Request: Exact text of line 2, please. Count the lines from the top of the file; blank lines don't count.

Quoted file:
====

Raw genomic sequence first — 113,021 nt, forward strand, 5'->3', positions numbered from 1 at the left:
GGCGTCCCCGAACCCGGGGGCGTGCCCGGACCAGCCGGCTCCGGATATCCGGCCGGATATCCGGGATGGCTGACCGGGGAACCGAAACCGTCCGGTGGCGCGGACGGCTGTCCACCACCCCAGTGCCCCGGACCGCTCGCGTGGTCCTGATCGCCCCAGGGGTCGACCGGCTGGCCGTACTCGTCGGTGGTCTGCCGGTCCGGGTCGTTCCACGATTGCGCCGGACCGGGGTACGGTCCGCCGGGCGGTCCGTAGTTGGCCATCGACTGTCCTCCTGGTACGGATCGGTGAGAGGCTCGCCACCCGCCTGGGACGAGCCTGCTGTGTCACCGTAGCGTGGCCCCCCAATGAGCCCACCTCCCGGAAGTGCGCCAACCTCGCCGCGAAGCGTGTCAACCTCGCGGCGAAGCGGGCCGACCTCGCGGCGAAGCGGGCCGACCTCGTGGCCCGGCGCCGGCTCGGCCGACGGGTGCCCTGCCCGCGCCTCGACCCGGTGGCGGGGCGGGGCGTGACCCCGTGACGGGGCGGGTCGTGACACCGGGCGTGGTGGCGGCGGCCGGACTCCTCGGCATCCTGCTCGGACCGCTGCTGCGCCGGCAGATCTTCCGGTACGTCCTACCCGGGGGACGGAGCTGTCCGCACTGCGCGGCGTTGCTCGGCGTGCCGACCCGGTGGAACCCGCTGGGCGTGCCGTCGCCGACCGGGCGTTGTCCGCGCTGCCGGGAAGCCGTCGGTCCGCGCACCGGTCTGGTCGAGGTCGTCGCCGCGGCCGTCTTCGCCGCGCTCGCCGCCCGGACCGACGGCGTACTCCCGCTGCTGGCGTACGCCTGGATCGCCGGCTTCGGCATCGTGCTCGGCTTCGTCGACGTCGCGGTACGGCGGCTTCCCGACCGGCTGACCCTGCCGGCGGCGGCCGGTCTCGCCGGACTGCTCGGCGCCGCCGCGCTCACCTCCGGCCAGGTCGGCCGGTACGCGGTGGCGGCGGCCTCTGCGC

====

GGCGTCCCCGAACCCGGGGGCGTGCCCGGACCAGCCGGCTCCGGATATCCGGCCGGATATCCGGGATGGCTGACCGGGGAACCGAAACCGTCCGGTGGCGCGGACGGCTGTCCACCACCCCAGTGCCCCGGACCGCTCGCGTGGTCCTGATCGCCCCAGGGGTCGACCGGCTGGCCGTACTCGTCGGTGGTCTGCCGGTCCGGGTCGTTCCACGATTGCGCCGGACCGGGGTACGGTCCGCCGGGCGGTCCGTAGTTGGCCATCGACTGTCCTCCTGGTACGGATCGGTGAGAGGCTCGCCACCCGCCTGGGACGAGCCTGCTGTGTCACCGTAGCGTGGCCCCCCAATGAGCCCACCTCCCGGAAGTGCGCCAACCTCGCCGCGAAGCGTGTCAACCTCGCGGCGAAGCGGGCCGACCTCGCGGCGAAGCGGGCCGACCTCGTGGCCCGGCGCCGGCTCGGCCGACGGGTGCCCTGCCCGCGCCTCGACCCGGTGGCGGGGCGGGGCGTGACCCCGTGACGGGGCGGGTCGTGACACCGGGCGTGGTGGCGGCGGCCGGACTCCTCGGCATCCTGCTCGGACCGCTGCTGCGCCGGCAGATCTTCCGGTACGTCCTACCCGGGGGACGGAGCTGTCCGCACTGCGCGGCGTTGCTCGGCGTGCCGACCCGGTGGAACCCGCTGGGCGTGCCGTCGCCGACCGGGCGTTGTCCGCGCTGCCGGGAAGCCGTCGGTCCGCGCACCGGTCTGGTCGAGGTCGTCGCCGCGGCCGTCTTCGCCGCGCTCGCCGCCCGGACCGACGGCGTACTCCCGCTGCTGGCGTACGCCTGGATCGCCGGCTTCGGCATCGTGCTCGGCTTCGTCGACGTCGCGGTACGGCGGCTTCCCGACCGGCTGACCCTGCCGGCGGCGGCCGGTCTCGCCGGACTGCTCGGCGCCGCCGCGCTCACCTCCGGCCAGGTCGGCCGGTACGCGGTGGCGGCGGCCTCTGCGC